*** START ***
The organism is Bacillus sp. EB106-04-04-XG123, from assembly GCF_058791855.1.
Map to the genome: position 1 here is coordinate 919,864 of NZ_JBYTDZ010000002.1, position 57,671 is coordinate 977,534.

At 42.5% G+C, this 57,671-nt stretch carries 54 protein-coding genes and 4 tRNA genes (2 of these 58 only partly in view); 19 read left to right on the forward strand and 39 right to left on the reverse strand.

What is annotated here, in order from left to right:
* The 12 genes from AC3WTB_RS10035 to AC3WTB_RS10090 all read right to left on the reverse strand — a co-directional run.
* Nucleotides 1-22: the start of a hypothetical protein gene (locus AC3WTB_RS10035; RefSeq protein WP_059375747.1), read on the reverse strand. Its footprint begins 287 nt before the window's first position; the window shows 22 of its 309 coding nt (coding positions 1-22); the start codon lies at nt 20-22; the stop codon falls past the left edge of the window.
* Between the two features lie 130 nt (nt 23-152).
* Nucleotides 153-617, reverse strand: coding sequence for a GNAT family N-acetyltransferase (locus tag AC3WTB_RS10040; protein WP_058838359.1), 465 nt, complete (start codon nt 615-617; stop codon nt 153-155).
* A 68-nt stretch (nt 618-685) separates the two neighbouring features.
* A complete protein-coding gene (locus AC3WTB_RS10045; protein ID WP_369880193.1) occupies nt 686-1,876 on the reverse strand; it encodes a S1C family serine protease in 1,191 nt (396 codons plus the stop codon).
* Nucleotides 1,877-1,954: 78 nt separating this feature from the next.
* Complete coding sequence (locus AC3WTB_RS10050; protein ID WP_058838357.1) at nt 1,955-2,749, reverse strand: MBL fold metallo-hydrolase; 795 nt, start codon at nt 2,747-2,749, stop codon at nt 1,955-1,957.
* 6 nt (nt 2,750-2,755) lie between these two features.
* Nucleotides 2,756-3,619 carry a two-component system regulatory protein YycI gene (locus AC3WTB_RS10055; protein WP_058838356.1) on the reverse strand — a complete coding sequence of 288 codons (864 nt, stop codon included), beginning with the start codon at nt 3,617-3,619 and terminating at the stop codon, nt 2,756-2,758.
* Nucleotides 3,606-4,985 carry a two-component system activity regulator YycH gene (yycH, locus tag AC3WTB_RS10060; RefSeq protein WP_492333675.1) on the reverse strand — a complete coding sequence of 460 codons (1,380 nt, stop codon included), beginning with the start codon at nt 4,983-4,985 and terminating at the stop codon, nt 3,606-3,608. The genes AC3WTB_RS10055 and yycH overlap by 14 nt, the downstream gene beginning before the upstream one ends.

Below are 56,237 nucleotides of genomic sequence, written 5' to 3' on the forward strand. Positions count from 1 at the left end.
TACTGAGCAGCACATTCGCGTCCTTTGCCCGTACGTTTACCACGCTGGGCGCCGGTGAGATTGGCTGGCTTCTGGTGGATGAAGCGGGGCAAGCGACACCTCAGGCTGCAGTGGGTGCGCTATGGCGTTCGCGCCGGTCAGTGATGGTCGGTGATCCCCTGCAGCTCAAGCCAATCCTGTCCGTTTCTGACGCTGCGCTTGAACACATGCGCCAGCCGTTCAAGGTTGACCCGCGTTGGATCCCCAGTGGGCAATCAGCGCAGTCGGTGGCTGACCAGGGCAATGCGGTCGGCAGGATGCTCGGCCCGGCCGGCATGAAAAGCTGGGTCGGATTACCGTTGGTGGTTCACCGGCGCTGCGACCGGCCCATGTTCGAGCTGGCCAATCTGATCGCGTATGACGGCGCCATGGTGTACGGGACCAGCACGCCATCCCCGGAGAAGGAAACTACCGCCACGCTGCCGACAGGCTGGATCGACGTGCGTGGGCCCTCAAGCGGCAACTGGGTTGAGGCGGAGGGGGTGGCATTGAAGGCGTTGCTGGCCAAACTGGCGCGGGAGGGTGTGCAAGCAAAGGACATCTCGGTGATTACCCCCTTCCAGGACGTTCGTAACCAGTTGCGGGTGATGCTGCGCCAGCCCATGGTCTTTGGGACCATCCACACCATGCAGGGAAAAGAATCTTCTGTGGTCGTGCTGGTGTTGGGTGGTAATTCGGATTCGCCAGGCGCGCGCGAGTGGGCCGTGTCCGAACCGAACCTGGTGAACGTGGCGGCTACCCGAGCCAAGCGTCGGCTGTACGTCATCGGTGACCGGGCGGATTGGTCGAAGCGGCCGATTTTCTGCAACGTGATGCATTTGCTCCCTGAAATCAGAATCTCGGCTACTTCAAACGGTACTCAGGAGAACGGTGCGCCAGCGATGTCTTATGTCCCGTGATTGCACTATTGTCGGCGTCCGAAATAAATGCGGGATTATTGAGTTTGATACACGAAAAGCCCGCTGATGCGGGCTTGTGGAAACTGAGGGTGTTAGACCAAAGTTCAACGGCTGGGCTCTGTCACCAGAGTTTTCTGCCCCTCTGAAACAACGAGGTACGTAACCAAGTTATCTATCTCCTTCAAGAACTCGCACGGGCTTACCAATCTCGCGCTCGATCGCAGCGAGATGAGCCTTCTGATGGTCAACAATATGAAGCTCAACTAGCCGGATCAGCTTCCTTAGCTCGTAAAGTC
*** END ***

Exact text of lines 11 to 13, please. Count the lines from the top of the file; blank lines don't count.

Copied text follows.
* Nucleotides 1,877-1,954: 78 nt separating this feature from the next.
* Complete coding sequence (locus AC3WTB_RS10050; protein ID WP_058838357.1) at nt 1,955-2,749, reverse strand: MBL fold metallo-hydrolase; 795 nt, start codon at nt 2,747-2,749, stop codon at nt 1,955-1,957.
* 6 nt (nt 2,750-2,755) lie between these two features.